Two life-sized painted wooden soldiers or guards, with chamfered edges to increase the illusion of three-dimensions. On the backside an iron bracket is attached; the soldiers can stand freely by attaching a wooden rail into the bracket. Dummy boards were very popular during the 18th and early 19th centuries, especially in England's country houses. Their function is still a mystery. They certainly had a decorative function and could serve to entertain guests, but it is also claimed that they should call the suggestion that there were actually people in the house during the periods the family was traveling. The life-sized trompe l'oeil painted figures with representations of soldiers, servants, children or animals were placed in the hall, in a staircase or next to the fireplace. The equipment of these guards shows a mix of elements from the classical period, late Middle Ages and early Renaissance. For example, the halberd is based on a model from the late 15th or 16th century.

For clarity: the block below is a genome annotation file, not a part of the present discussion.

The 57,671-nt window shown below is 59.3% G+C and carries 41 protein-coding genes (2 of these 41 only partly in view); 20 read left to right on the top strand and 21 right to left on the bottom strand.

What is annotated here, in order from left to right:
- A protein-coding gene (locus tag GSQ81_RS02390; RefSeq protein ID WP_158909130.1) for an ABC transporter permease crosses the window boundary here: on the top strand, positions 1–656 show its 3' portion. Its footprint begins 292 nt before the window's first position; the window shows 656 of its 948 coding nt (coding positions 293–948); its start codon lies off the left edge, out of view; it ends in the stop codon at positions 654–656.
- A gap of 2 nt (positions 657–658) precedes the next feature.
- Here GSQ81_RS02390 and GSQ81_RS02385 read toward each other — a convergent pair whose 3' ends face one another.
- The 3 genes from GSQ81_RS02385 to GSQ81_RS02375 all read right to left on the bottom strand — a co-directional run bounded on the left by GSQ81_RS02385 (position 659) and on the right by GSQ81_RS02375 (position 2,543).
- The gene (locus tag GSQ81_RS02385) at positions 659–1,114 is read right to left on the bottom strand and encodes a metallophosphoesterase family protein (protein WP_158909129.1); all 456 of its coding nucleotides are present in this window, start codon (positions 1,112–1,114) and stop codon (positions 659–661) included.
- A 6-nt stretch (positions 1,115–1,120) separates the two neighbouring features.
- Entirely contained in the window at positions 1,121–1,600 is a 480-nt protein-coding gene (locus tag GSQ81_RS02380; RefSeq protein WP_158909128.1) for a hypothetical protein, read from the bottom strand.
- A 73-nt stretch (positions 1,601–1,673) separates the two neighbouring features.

A few small repairs to the boarders and renewed rails to allow the boards to stand upright.